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Tony Mott Rock Photographer on Chrissy Amphlett (Divinyls), the Big Day Out & Ultimate Rock Shot

Iconic rock photographer Tony Mott leapt from cruise ship chef to rock snapper thanks to the burgeoning early 80s live music scene in Sydney where he captured the fiery Chrissy Amphlett of the Divinyls in her full-force glory. “On Friday and Saturday night, you could see 60 bands comfortably. Surry Hills 11 venues,” Mott told Josh and Christina of The Void 3:33. Over the last four decades, Tony has shot / toured with everyone from AC/DC to the Rolling Stones, in the process creating a treasure trove of moments on film; on and offstage. Watch our extended interview on YouTube, our shorter edit below or listen on Spotify or Apple Podcasts.

Tony Mott on Chrissy Amphlett:

Tony: “I practiced my art of rock photography on Chrissy Amphlett. What I didn’t know at the time was I was practising on the greatest female performer I’ve ever come across … She was completely unpredictable. When [Chrissy] was a screaming wild woman, you often had to fear for her safety. For my safety, everybody’s safety. There wasn’t a whole lot of barriers or boundaries for her but it was a compelling performance with a distinctive voice. I’ve never seen a performer like [her]. I spoke to Chrissie Hynde [of the Pretenders] who said she would never be on a bill with Chrissy Amphlett because there was no point, she’d be blown off stage. Chrissie Hynde, Deborah Harry are great [but] they’re not even in the same league as as Chrissy as a performer.”

Tony Mott on his breakthrough moment with the Divinyls tour poster:

“I had a huge interest (mainly through travelling, I’d been to 60 countries) [in doing] portraits. I was watching the Divinyls live on stage [in 1981] and thinking, f**k, that’s gonna be difficult. All the lights going on and off and she’s running around like a banshee. And so I just took my camera, and I think I took my camera for about three months. And luckily in that few months, no one asked to see [my photos] apart from me because they were crap. I couldn’t do it. And slowly but surely I worked out how you do it. Eventually, Vince Lovegrove (who managed them) had seen me that the front every night … he bought a photo and it became the tour poster. I think he gave me 20 bucks and a bottle of vodka and I was unbelievably happy.”

Tony Mott on his heroes like fellow rock photographer Pennie Smith:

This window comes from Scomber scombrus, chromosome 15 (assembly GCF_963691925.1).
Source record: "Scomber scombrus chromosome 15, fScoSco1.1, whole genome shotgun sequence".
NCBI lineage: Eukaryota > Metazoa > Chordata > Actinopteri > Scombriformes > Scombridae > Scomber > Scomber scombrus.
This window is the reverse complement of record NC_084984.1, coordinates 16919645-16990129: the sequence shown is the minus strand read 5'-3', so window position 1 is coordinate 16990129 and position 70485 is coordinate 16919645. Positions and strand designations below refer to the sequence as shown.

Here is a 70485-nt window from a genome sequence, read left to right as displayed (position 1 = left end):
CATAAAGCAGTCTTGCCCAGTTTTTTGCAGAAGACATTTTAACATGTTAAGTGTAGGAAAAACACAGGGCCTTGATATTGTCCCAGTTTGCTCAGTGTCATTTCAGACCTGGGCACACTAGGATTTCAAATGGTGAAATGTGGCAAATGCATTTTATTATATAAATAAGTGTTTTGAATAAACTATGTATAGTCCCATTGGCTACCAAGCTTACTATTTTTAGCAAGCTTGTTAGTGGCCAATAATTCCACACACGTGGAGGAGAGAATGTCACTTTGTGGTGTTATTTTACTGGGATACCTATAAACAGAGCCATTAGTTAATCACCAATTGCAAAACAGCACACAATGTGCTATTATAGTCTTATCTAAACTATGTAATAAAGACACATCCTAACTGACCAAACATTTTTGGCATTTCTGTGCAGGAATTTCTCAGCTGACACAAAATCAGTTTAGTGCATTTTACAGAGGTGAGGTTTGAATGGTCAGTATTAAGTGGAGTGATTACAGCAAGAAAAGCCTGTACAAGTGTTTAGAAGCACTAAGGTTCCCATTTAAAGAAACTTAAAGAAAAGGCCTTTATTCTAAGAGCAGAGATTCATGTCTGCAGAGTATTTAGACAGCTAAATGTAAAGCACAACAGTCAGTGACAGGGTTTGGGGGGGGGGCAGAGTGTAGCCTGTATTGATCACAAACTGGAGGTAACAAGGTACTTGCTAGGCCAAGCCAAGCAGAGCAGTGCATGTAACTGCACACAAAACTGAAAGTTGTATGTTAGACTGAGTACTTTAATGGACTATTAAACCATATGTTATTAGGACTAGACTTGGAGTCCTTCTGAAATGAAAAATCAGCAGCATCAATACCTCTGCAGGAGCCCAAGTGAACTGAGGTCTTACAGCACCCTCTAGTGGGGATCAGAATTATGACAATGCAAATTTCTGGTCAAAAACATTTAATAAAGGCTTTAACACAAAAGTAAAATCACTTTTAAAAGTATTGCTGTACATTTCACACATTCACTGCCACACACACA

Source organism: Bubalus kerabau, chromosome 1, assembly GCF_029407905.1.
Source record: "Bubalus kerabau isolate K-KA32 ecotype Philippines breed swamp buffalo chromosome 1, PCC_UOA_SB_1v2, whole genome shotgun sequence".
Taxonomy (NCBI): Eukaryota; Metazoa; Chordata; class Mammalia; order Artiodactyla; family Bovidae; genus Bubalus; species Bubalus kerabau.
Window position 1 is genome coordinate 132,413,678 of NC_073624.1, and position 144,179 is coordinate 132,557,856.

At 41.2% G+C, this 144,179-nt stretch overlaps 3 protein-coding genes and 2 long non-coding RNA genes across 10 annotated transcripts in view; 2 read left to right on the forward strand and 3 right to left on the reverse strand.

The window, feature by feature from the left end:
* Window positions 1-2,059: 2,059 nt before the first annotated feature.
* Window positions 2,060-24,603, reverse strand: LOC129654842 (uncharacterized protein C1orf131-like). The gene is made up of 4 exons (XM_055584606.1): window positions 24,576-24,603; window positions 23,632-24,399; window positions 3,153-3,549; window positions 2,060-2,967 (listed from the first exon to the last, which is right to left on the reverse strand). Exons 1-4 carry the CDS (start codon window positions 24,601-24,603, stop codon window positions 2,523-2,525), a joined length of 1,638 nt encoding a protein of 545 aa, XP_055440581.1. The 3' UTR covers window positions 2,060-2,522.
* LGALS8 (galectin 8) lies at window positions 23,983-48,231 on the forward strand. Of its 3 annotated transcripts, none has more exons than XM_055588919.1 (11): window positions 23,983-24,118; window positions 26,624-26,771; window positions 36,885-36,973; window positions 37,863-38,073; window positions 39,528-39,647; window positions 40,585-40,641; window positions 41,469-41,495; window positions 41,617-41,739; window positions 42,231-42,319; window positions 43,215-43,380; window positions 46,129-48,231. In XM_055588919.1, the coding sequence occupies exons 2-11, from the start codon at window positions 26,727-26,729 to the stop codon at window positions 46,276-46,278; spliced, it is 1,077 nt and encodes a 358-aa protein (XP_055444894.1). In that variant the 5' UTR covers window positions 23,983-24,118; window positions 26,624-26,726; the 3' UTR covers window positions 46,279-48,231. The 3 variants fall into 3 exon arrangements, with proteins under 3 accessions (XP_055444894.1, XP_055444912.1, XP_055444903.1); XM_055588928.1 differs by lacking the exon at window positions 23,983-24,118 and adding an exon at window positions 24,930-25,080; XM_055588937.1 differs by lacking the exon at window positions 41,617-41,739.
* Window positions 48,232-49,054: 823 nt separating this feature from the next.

“My hero is Pennie Smith. She did the Clash’s “London Calling” album cover. And I gather she was quite obnoxious.  She always used to shoot grainy black and white. And without a doubt, Anton Corbijn made a living out of her style. That’s not knocking him in anyway, because he’s obviously way more commercial than she ever was. But she was my hero. She did lots of punk. The Clash album covers the most famous thing … so I really like her, and I told her [she was my hero]. She was very unimpressed [laughs].”

“This is really weird, that I’d say this but I really like Linda McCartney’s photographs. They’re really real. She’s not a great photographer but she’s real … Before she was married to Paul, she was shooting lots of bands. Annie Liebovitz is the epitome of not a rock photographer. She’s too stylised, almost like an art director.”

Tony Mott on that Johnny Lydon shot and the art of the live snap:

“In the days of film, unlike the digital age, you only got 10% back. So when you went out you shot four rolls of film. Good example would be Johnny Rotten with the Public Image Ltd show at the Hordern Pavilion, and the halo shot, which became quite famous. It’s a great shot, and I love it. [But] I didn’t get much else that night. That was about it. And that was fine. Because in the days of filming, as I said, it was 10% results. So you didn’t care. I mean, you did capture the show, but you didn’t get [everything].

The first tour I ever did with them with a digital camera, I shot Judas Priest … at the end of the show, I got a sense I was cheating because there was so much back. It was just easy. I’ve always said rock and roll photography: You can’t do this pissed. But with digital, you can. Now when I’m shooting, I always keep it down to two bottles of Sauv Blanc, max [laughs].”

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